Vestas Wind Systems A/S, the biggest maker of wind turbines, climbed to a six-week high in Copenhagen after Danske Bank A/S recommended buying the shares, saying investor concerns about demand and the impact of a mooted rights offer are “overdone.”
Vestas, based in Aarhus, Denmark, gained as much as 3.8 percent to 66.35 kroner, the highest since Feb. 7, and traded at 65.50 kroner as of 1:56 p.m. local time, making it the biggest gainer on the benchmark OMX Copenhagen 20 Index today.
“The industry outlook is still mixed but not deteriorating to the extent the share price discounts,” Danske Markets, a unit of Danske Bank, said in a note to clients. Investor concerns about a possible rights issue are also “overdone,” the brokerage said.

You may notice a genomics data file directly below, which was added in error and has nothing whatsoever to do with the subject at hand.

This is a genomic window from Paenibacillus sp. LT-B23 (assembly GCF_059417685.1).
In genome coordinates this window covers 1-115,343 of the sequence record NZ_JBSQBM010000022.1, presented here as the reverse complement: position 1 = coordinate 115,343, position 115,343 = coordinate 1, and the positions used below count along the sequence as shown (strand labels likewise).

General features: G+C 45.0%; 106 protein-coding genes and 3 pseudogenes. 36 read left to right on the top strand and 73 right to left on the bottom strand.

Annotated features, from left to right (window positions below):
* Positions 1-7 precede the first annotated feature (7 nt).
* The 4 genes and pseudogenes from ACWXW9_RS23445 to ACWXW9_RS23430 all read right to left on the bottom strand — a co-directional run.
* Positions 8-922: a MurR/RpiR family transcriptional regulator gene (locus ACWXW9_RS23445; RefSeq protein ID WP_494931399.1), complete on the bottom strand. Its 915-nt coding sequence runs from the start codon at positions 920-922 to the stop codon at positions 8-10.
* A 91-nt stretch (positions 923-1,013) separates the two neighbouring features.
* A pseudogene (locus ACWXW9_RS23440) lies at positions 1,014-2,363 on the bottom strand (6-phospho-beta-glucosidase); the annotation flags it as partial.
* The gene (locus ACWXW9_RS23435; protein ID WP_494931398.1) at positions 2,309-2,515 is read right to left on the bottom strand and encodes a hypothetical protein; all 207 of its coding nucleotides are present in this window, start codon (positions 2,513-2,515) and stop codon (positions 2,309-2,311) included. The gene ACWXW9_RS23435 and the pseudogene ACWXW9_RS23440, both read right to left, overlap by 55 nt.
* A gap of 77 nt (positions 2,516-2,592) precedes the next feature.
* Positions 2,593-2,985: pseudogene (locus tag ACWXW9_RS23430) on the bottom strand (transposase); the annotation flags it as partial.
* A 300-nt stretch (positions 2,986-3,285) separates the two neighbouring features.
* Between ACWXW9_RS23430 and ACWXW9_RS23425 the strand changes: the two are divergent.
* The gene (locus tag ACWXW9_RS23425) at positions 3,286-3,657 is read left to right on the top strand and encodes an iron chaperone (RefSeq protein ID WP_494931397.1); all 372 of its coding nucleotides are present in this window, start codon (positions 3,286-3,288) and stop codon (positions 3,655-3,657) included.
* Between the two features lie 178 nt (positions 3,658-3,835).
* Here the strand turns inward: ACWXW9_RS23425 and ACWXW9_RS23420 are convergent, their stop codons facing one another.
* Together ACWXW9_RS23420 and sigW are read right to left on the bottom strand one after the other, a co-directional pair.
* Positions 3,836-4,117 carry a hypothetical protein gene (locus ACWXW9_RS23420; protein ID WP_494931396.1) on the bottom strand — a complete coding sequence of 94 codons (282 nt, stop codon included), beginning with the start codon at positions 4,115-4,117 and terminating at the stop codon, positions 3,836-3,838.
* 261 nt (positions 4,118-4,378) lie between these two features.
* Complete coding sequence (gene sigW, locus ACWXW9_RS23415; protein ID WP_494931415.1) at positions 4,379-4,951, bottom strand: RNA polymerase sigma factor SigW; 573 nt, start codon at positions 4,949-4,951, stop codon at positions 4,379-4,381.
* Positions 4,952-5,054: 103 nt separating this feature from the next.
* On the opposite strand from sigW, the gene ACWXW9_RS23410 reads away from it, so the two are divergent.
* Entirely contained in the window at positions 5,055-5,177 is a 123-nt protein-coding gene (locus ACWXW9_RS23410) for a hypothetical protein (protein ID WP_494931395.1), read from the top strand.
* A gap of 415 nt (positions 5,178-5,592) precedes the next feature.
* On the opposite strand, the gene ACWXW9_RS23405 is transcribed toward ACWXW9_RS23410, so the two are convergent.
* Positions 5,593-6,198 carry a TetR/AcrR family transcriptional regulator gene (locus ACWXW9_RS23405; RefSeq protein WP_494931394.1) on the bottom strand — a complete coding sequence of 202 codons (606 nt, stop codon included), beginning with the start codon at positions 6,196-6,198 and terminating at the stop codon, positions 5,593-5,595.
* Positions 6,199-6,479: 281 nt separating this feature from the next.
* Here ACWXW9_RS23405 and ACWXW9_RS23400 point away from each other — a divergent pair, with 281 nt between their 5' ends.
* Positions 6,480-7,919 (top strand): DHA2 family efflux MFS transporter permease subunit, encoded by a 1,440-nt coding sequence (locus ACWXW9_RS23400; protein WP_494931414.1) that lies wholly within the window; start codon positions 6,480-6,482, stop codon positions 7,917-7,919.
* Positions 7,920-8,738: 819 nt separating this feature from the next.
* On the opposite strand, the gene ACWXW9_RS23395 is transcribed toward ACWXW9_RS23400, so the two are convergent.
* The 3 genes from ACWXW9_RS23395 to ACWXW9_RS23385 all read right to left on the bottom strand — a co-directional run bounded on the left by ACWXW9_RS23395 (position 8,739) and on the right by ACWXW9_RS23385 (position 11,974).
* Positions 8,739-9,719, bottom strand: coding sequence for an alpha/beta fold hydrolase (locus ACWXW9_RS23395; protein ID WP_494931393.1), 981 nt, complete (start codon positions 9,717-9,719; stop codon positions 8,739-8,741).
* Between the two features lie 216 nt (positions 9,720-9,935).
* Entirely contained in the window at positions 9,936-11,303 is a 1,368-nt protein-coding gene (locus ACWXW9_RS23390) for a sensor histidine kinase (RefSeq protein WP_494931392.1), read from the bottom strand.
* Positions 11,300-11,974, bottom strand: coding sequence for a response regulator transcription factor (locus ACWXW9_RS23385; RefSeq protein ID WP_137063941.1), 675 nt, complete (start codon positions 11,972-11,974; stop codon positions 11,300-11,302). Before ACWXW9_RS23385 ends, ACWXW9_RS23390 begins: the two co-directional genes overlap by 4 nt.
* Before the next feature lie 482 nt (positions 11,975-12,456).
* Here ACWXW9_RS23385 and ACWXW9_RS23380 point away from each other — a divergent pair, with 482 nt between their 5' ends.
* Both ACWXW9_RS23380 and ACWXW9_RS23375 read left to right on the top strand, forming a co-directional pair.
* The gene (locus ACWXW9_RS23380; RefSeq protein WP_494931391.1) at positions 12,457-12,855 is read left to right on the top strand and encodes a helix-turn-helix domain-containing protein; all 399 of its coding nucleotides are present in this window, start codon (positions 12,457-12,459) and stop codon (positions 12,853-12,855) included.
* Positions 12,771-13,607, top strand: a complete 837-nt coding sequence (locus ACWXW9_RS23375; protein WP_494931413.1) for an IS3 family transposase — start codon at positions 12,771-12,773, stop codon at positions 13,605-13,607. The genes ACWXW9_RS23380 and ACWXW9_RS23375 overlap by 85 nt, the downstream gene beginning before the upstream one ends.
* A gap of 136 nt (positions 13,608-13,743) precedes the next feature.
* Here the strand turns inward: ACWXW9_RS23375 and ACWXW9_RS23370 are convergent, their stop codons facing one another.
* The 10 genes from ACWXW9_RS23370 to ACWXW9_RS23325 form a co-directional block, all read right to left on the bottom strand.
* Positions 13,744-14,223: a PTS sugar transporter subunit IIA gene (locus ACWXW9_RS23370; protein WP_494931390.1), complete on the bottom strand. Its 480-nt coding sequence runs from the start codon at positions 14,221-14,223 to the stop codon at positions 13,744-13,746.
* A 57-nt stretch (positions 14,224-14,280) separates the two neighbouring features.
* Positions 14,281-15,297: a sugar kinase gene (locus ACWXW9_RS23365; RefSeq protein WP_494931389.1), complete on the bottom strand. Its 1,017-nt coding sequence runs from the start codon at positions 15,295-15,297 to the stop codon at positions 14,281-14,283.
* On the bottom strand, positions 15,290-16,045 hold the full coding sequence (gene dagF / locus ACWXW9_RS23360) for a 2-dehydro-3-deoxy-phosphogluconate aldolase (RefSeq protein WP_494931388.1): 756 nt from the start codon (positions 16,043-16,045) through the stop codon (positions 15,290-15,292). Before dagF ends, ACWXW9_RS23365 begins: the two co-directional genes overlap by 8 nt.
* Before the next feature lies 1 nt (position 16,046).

Shares in Vestas have fallen 91 percent from a record in September 2008 as turbine prices dropped on excess capacity and competition from Chinese manufacturers including Sinovel Wind Group Co. and Xinjiang Goldwind Science & Technology Co.
Turbine contracts signed in the second half of 2011 for delivery in 2013 fell 4 percent to 910,000 euros ($1.2 million) a megawatt compared with the previous six months, the lowest since at least 2008, according to a Bloomberg New Energy Finance report on March 6.
Danske Markets, which had previously had a “bearish view” on Vestas because of concerns about regulation, excess supply and falling prices, resumed coverage of the stock today with a buy recommendation and an 80 kroner ($14.16) target price.
Vestas has won an order for 25 V90, 2-megawatt turbines from China’s Longyan, it said earlier today.